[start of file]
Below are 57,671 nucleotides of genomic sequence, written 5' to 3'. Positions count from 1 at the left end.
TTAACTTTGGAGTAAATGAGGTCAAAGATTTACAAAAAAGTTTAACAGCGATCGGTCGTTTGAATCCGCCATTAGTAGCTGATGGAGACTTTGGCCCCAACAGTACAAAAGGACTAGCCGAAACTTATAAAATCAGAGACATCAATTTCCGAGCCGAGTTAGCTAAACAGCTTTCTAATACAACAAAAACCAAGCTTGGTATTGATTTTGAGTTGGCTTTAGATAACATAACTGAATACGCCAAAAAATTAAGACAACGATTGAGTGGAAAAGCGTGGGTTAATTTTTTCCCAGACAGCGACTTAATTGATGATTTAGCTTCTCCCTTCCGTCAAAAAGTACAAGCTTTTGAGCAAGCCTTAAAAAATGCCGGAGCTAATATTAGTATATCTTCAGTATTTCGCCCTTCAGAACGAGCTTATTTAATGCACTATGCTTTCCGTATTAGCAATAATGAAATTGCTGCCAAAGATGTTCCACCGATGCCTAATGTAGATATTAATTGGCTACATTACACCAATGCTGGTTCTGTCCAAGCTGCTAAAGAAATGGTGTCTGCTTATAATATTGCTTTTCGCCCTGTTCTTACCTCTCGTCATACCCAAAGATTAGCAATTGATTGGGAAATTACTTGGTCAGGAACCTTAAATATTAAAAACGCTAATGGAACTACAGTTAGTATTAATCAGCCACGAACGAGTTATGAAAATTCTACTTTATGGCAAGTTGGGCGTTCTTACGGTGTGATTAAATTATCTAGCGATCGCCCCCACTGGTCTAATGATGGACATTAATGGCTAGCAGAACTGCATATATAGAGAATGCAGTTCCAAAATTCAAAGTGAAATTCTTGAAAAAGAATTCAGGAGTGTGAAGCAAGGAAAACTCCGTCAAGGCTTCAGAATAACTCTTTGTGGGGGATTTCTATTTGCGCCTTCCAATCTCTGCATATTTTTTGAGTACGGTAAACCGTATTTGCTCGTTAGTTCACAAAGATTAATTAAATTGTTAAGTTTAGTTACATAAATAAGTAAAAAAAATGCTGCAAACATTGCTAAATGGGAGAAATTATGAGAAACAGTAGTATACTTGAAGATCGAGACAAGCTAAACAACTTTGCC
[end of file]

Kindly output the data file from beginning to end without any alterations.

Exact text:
Below are 57,671 nucleotides of genomic sequence, written 5' to 3'. Positions count from 1 at the left end.
TTAACTTTGGAGTAAATGAGGTCAAAGATTTACAAAAAAGTTTAACAGCGATCGGTCGTTTGAATCCGCCATTAGTAGCTGATGGAGACTTTGGCCCCAACAGTACAAAAGGACTAGCCGAAACTTATAAAATCAGAGACATCAATTTCCGAGCCGAGTTAGCTAAACAGCTTTCTAATACAACAAAAACCAAGCTTGGTATTGATTTTGAGTTGGCTTTAGATAACATAACTGAATACGCCAAAAAATTAAGACAACGATTGAGTGGAAAAGCGTGGGTTAATTTTTTCCCAGACAGCGACTTAATTGATGATTTAGCTTCTCCCTTCCGTCAAAAAGTACAAGCTTTTGAGCAAGCCTTAAAAAATGCCGGAGCTAATATTAGTATATCTTCAGTATTTCGCCCTTCAGAACGAGCTTATTTAATGCACTATGCTTTCCGTATTAGCAATAATGAAATTGCTGCCAAAGATGTTCCACCGATGCCTAATGTAGATATTAATTGGCTACATTACACCAATGCTGGTTCTGTCCAAGCTGCTAAAGAAATGGTGTCTGCTTATAATATTGCTTTTCGCCCTGTTCTTACCTCTCGTCATACCCAAAGATTAGCAATTGATTGGGAAATTACTTGGTCAGGAACCTTAAATATTAAAAACGCTAATGGAACTACAGTTAGTATTAATCAGCCACGAACGAGTTATGAAAATTCTACTTTATGGCAAGTTGGGCGTTCTTACGGTGTGATTAAATTATCTAGCGATCGCCCCCACTGGTCTAATGATGGACATTAATGGCTAGCAGAACTGCATATATAGAGAATGCAGTTCCAAAATTCAAAGTGAAATTCTTGAAAAAGAATTCAGGAGTGTGAAGCAAGGAAAACTCCGTCAAGGCTTCAGAATAACTCTTTGTGGGGGATTTCTATTTGCGCCTTCCAATCTCTGCATATTTTTTGAGTACGGTAAACCGTATTTGCTCGTTAGTTCACAAAGATTAATTAAATTGTTAAGTTTAGTTACATAAATAAGTAAAAAAAATGCTGCAAACATTGCTAAATGGGAGAAATTATGAGAAACAGTAGTATACTTGAAGATCGAGACAAGCTAAACAACTTTGCC